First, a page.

Casualties of War: The 57th Massachusetts Volunteers 1864 CE – 1865 CE

Soldiers in the American Civil War [1861 CE – 1865 CE] had many ways to die, including combat, disease, abuse as prisoners of war, and lethal medical practices.

Some 625,000 to 850,000 did so. Both Union and Confederate regiments suffered crippling losses that are almost inconceivable by modern standards. The Federal Army of the Potomac is rightfully notorious for the number of deaths in its ranks.

The Iron Brigade, made up of troops from Wisconsin, Michigan, and Minnesota is usually cited as suffering the highest casualty rate of any brigade during the war.

The 1st Minnesota’s loss of some 200 out of 262 men on July 2 1863 at Gettysburg is often mentioned. Their heroism in a knowingly suicidal attack against a Confederate charge outnumbering them by more than 5 to 1 is remarkable by any standard. Through its sacrifice the 1st Minnesota saved the Union position on Cemetery Ridge.

Similarly heavy losses were suffered for no discernible gain by the 1st Maine Heavy Artillery Regiment which was ordered against all reason to charge across an open field towards well defended Confederate lines during the siege of Petersburg on June 18, 1864. The unit lost more men in a single day than any other regiment in the Union army, by some counts 632 of its 900 men.

Counts differ. Warren Wilkinson set a new standard for comprehensiveness and accuracy in his regimental history of the 57th Massachusetts Veteran Volunteers, entitled Mother May You Never See the Sights I Have Seen [1990]. The 57th Massachusetts lost more men faster over the course of its service, which was limited to the last year of the war [1864 – 1865], than any other regiment in the Federal army.

Wilkinson’s careful analysis of the descriptive lists, morning reports, company order books, and other primary sources indicated the 57th Massachusetts had lost a larger number of men than had been previously established. As a result of his close scrutiny of original documents, the 57th Massachusetts appeared to have a higher percentage of killed and wounded than had been reported for any other Union regiment. Wilkinson hastened to add “If the 57th’s [previous] figures are wrong, then there is a reasonable chance that the tallies of other regiments could be so as well, and, so, until all the original regimental records are analyzed again and numbers counted, no resolution of which regiment exceeded all others in the percentage of killed and wounded can be reached accurately.”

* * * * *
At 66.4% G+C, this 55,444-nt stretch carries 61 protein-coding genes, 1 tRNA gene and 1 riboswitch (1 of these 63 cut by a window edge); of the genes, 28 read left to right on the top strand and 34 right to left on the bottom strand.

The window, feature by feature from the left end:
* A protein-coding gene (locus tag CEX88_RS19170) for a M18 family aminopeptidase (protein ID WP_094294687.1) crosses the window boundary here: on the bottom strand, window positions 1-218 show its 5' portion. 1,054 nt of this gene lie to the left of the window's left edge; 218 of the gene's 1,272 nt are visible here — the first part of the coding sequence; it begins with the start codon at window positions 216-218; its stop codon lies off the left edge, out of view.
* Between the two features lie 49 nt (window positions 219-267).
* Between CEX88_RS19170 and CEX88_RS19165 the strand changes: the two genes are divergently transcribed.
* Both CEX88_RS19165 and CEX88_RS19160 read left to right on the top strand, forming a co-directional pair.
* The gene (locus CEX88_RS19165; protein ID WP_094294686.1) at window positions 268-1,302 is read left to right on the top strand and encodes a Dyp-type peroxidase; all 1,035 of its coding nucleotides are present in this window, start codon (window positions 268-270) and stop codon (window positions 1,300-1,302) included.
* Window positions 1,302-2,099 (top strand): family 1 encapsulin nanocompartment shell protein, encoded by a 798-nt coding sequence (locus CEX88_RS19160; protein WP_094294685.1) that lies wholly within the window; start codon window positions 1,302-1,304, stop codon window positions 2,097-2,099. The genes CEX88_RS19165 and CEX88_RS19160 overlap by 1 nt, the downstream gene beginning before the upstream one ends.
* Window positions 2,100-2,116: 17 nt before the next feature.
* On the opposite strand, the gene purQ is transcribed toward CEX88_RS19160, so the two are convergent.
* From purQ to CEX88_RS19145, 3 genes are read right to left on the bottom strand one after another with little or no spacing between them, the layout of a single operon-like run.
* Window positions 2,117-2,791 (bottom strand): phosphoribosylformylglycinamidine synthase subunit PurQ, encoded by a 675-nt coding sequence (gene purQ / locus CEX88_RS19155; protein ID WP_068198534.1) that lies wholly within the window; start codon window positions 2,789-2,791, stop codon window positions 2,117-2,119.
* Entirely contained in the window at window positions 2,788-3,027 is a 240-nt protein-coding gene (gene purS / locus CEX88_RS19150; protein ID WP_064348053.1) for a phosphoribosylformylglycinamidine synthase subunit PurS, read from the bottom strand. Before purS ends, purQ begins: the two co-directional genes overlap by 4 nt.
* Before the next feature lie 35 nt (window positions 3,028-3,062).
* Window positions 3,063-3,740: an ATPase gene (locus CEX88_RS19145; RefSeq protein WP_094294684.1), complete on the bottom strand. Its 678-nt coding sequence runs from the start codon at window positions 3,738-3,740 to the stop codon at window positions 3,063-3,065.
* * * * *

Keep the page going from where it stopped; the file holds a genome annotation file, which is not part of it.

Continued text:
The 57th was recruited in Central Massachusetts, with many coming from areas around Worcester and Fitchburg. They quickly went through hell in the Wilderness campaign [May 5 – 7 1864], Spotsylvania [May 8 – 21 1864], Cold Harbor campaign [May 31 – June 12], and the siege of Petersburg [June 9 1864 – March 25 1865].

The Battle of the Crater [July 30 1864] epitomizes their experiences. Lt. Colonel Henry Pleasants, a mining engineer from Pennsylvania, proposed digging a tunnel underneath a Confederate fort so that the Union forces could blow up the fort and punch through the Southern defensive lines. Shafts were dug and 8,000 pounds [3,630 kg] of gunpowder placed below the Confederate stronghold called Elliott’s Salient.

The explosion created a crater 170 feet (52 m) long, 60 to 80 feet (18 m – 24 m) wide, and 30 feet (9.1 m) deep, killing between 250 and 350 Confederate soldiers in the blast.

The Union plan had called for a division of well-trained African American troops to lead the attack, pushing quickly beyond the crater to break the Confederate lines. White soldiers including the 57th Massachusetts would follow to support the African American troops as they spread out from the ridges bordering the crater and attacked towards Petersburg.

But Major General Meade, Commander of the Army of the Potomac, opposed this use of black troops, ordering Major General Burnside the day before the battle not to use them to lead the assault. There were fears of political repercussions if the black troops failed in their mission or suffered heavy casualties. Burnside appealed.

Grant supported Meade’s decision. White troops of Brigadier General James Ledlie’s 1st Division, including the 57th Massachusetts, were chosen by lot to lead the attack, as no white Federal unit volunteered for the honor.

Ledlie failed to communicate the battle plans to his officers. The day of the attack, Ledlie got seriously drunk. He stayed safely in the rear for the duration of the action.

The white units leading the attack did not fan out from the ridges bordering the crater as the black troops had been instructed to do. At least ten minutes after the explosion, the white soldiers left their trenches and wandered to the bottom of the crater. They could not climb its sides. The Confederates took positions around the crater’s rim and fired their rifles and hastily redeployed artillery into the mass of Union infantry milling about on the crater floor. Federal casualties were heavy.

The black troops, avoiding the depths of the crater as they advanced, attacked the Confederate lines as they had been trained to do. Despite some local successes, they were pushed back with heavy losses, being unsupported by the white Union soldiers who were being slaughtered on the floor of the crater.

Burnside reinforced failure, increasing the Union casualties to no purpose.